Tracking Down a Lost 401(k)

Senior couple enjoying a walk on the beach and discussing a possible lost 401(k)

Key Takeaways

  • Contact former employer: To find your lost 401(k), contact your former employer's HR or accounting department with your name, Social Security number, and dates of employment. They may assist you in locating the plan provider.
  • Reach out to old coworkers: If the company you worked for no longer exists or cannot be found, consider using social media to reconnect with former coworkers, who might have retained information about their plan participation, helping you gather relevant details.
  • Research the plan's Form 5500: To find your unclaimed 401(k), search for your plan's Form 5500 on the Department of Labor's website using your former employer's name, as it may include the plan provider's contact information.
  • Use the National Registry of Unclaimed Retirement Benefits: Use services like the National Registry of Unclaimed Retirement Benefits as a starting point to check for any unclaimed retirement accounts if you're uncertain about having a lost 401(k) or retirement account.

The average worker will change their careers three to seven times during their life span.1 A lost 401(k) could easily be accidentally left behind through so many employment changes. Here are ways to find a lost 401(k).

How to Find a Lost 401(k)

If you know you have a retirement account that you have simply lost track of, you'll likely need to get in touch with the plan provider. This could be tough to do if you can't remember who the provider was. Here are a couple of methods to consider:

Contact Your Former Employer

Consider giving your old employer a call and asking to speak to either the human resources or accounting department. Provide them the following and they might be able to provide you with the contact information for the plan provider: 

  • Your name
  • Social Security number
  • Dates of employment

Get in Touch With Old Coworkers

Companies change names, move locations, merge with other companies, and even shut their doors.

If the company you worked for no longer exists or can't be found, try reaching out to former coworkers to see if anyone from your old network held onto their plan participation information. In the age of social media, this may be a quick and easy way to remind yourself who your plan provider was.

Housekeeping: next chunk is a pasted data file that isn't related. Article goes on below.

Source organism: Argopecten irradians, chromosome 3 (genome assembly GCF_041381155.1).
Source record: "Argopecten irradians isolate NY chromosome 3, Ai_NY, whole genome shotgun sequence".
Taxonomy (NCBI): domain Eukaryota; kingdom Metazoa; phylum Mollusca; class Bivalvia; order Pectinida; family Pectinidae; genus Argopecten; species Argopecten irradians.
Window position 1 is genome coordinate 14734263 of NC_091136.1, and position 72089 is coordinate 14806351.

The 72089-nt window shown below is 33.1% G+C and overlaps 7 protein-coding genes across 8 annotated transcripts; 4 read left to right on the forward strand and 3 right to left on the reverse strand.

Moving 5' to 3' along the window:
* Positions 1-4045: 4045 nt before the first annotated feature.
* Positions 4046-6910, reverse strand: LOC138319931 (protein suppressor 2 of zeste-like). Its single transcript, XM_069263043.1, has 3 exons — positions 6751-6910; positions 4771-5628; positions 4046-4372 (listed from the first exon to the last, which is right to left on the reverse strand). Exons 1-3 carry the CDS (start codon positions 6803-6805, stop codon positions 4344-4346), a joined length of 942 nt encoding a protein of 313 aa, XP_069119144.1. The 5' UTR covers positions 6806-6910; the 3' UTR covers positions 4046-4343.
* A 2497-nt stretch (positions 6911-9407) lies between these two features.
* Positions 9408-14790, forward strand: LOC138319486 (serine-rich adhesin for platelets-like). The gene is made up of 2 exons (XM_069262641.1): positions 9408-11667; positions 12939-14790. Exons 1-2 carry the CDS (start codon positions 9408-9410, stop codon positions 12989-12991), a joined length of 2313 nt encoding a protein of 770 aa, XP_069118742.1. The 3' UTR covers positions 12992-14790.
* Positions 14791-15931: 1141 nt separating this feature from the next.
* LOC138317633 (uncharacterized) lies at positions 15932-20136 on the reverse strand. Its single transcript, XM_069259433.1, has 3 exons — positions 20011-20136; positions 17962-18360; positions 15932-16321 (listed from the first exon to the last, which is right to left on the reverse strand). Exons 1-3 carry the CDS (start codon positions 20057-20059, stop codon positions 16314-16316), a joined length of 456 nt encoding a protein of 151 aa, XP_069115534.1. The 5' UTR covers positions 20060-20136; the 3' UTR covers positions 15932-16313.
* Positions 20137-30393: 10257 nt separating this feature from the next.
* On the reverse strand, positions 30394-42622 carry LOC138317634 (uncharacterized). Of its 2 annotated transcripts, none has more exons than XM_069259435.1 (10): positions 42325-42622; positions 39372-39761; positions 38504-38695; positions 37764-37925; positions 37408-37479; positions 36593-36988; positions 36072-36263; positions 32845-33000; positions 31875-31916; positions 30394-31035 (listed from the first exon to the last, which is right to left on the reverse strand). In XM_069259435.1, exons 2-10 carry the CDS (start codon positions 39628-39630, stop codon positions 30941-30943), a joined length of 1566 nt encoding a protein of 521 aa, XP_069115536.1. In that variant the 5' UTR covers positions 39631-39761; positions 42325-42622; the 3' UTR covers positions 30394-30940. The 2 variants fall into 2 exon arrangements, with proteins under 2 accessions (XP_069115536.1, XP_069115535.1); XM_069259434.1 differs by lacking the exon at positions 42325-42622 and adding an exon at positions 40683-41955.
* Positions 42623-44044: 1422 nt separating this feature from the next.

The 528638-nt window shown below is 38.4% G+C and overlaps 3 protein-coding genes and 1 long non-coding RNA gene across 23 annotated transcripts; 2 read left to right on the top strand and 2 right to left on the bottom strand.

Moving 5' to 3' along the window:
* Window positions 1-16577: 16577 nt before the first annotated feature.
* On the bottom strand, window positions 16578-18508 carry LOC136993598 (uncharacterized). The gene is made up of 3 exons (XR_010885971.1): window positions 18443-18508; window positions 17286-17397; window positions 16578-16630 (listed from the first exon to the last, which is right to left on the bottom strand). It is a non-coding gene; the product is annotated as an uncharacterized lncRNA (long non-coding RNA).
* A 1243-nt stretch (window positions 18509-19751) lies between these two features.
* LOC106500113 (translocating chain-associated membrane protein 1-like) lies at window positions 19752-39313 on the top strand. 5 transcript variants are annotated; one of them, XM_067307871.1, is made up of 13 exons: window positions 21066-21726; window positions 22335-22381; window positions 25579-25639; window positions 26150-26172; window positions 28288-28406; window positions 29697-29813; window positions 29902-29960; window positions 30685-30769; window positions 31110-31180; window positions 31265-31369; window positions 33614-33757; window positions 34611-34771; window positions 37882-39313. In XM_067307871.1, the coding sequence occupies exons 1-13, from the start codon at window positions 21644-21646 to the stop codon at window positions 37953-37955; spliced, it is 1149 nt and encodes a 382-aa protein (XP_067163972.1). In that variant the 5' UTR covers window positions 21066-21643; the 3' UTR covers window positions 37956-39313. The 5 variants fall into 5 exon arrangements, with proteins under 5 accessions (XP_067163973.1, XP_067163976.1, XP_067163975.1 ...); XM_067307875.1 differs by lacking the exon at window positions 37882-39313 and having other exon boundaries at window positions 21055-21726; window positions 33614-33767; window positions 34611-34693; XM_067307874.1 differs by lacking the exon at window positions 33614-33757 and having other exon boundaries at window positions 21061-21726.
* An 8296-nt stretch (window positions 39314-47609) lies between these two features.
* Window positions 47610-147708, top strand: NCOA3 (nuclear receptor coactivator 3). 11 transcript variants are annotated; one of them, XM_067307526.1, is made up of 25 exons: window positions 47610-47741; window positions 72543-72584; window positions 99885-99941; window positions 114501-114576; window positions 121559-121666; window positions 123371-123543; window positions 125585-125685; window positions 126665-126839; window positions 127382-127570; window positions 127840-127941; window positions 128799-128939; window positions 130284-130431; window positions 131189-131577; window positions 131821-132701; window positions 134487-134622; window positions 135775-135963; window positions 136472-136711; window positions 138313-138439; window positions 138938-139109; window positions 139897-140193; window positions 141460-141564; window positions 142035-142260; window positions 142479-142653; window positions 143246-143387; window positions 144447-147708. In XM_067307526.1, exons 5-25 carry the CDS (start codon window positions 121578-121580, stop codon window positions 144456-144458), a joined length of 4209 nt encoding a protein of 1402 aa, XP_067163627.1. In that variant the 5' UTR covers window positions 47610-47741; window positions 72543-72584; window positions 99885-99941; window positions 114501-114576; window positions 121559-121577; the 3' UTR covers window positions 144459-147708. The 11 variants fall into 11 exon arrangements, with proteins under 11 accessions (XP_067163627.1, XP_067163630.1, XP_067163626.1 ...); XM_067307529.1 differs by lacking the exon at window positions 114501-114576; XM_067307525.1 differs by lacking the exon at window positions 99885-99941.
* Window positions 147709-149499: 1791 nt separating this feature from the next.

Research the Plan's Form 5500

Many retirement plans are required to file taxes using a Form 5500. You could do a search for your plan's Form 5500 using your former employer's name on the Department of Labor's website.2 The form will likely have the plan provider's contact information, and then you can call them directly to check on your unclaimed 401(k).

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If You're Unsure Whether You Have a Lost 401(k)

Locating an unclaimed 401(k) account that you know about is relatively simple. It becomes a little more difficult than if you're unaware of a retirement account, whether you misplaced your own, or are unsure whether a deceased loved one left an account behind. Several databases can help check for unclaimed retirement accounts.

The National Registry of Unclaimed Retirement Benefits is a free service powered by a private company that helps match former employees with unclaimed retirement funds.3 Though not all employers appear on this database, it could be a good place to start if you suspect you may have an unclaimed retirement account out there.

What to Do With Your Lost 401(k) Funds

When you've tracked down a misplaced 401(k), keep in mind that this money is still governed by tax-advantaged retirement account rules. Any account holder will owe income taxes, and if you're under age 59 1/2, you may owe an additional 10% early withdrawal penalty.

For more information, consult with a tax professional. There are options if you decide to keep this money in a retirement account. If your current employer offers a 401(k) plan, consider rolling over your lost 401(k) or into an IRA

A little homework may help you identify any lost 401(k) or other retirement accounts that have slipped your mind, and considering your choices with your found account(s) might help you feel a little more prepared for retirement.

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  1. What Is The Average Number of Career Changes in a Person's Lifetime?
  2. EFAST.
  3. National Registry of Unclaimed Retirement Benefits.

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Information provided is general and educational in nature, and all products or services discussed may not be provided by Western & Southern Financial Group or its member companies (“the Company”). The information is not intended to be, and should not be construed as, legal or tax advice. The Company does not provide legal or tax advice. Laws of a specific state or laws relevant to a particular situation may affect the applicability, accuracy, or completeness of this information. Federal and state laws and regulations are complex and are subject to change. The Company makes no warranties with regard to the information or results obtained by its use. The Company disclaims any liability arising out of your use of, or reliance on, the information. Consult an attorney or tax advisor regarding your specific legal or tax situation.